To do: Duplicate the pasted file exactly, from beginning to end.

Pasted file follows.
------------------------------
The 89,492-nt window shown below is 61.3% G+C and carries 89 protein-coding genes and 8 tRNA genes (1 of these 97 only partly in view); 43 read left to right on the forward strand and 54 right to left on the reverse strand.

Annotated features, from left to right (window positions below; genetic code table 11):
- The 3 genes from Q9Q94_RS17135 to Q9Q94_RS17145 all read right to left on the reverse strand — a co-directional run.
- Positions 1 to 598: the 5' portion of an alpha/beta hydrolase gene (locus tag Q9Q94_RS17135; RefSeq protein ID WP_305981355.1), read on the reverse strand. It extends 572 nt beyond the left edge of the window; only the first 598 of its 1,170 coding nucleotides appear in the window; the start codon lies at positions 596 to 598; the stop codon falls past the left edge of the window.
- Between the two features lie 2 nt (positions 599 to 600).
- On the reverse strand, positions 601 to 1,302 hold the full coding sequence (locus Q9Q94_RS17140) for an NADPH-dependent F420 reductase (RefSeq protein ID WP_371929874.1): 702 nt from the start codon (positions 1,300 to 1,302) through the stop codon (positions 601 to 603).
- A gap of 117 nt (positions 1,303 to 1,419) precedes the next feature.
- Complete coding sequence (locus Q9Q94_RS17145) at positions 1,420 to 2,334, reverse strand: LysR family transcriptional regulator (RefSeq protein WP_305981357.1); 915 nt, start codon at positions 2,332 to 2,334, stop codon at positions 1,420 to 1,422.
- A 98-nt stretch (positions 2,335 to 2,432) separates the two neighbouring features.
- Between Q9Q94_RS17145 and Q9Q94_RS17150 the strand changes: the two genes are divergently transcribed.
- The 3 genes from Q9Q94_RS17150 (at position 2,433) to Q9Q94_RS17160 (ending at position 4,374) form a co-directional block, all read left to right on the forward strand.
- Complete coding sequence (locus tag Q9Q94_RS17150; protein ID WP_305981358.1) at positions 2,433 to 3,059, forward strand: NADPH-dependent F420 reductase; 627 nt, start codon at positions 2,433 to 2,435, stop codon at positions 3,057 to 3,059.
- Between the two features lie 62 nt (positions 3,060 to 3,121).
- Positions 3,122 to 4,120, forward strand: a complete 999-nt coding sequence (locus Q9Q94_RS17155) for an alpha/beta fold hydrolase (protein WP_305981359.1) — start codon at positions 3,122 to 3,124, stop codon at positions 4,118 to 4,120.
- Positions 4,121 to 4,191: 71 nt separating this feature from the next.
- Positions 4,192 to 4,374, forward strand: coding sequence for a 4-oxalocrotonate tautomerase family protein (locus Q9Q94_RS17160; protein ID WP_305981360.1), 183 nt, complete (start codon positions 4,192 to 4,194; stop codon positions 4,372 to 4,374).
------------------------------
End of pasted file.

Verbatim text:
The 89,492-nt window shown below is 61.3% G+C and carries 89 protein-coding genes and 8 tRNA genes (1 of these 97 only partly in view); 43 read left to right on the forward strand and 54 right to left on the reverse strand.

Annotated features, from left to right (window positions below; genetic code table 11):
- The 3 genes from Q9Q94_RS17135 to Q9Q94_RS17145 all read right to left on the reverse strand — a co-directional run.
- Positions 1 to 598: the 5' portion of an alpha/beta hydrolase gene (locus tag Q9Q94_RS17135; RefSeq protein ID WP_305981355.1), read on the reverse strand. It extends 572 nt beyond the left edge of the window; only the first 598 of its 1,170 coding nucleotides appear in the window; the start codon lies at positions 596 to 598; the stop codon falls past the left edge of the window.
- Between the two features lie 2 nt (positions 599 to 600).
- On the reverse strand, positions 601 to 1,302 hold the full coding sequence (locus Q9Q94_RS17140) for an NADPH-dependent F420 reductase (RefSeq protein ID WP_371929874.1): 702 nt from the start codon (positions 1,300 to 1,302) through the stop codon (positions 601 to 603).
- A gap of 117 nt (positions 1,303 to 1,419) precedes the next feature.
- Complete coding sequence (locus Q9Q94_RS17145) at positions 1,420 to 2,334, reverse strand: LysR family transcriptional regulator (RefSeq protein WP_305981357.1); 915 nt, start codon at positions 2,332 to 2,334, stop codon at positions 1,420 to 1,422.
- A 98-nt stretch (positions 2,335 to 2,432) separates the two neighbouring features.
- Between Q9Q94_RS17145 and Q9Q94_RS17150 the strand changes: the two genes are divergently transcribed.
- The 3 genes from Q9Q94_RS17150 (at position 2,433) to Q9Q94_RS17160 (ending at position 4,374) form a co-directional block, all read left to right on the forward strand.
- Complete coding sequence (locus tag Q9Q94_RS17150; protein ID WP_305981358.1) at positions 2,433 to 3,059, forward strand: NADPH-dependent F420 reductase; 627 nt, start codon at positions 2,433 to 2,435, stop codon at positions 3,057 to 3,059.
- Between the two features lie 62 nt (positions 3,060 to 3,121).
- Positions 3,122 to 4,120, forward strand: a complete 999-nt coding sequence (locus Q9Q94_RS17155) for an alpha/beta fold hydrolase (protein WP_305981359.1) — start codon at positions 3,122 to 3,124, stop codon at positions 4,118 to 4,120.
- Positions 4,121 to 4,191: 71 nt separating this feature from the next.
- Positions 4,192 to 4,374, forward strand: coding sequence for a 4-oxalocrotonate tautomerase family protein (locus Q9Q94_RS17160; protein ID WP_305981360.1), 183 nt, complete (start codon positions 4,192 to 4,194; stop codon positions 4,372 to 4,374).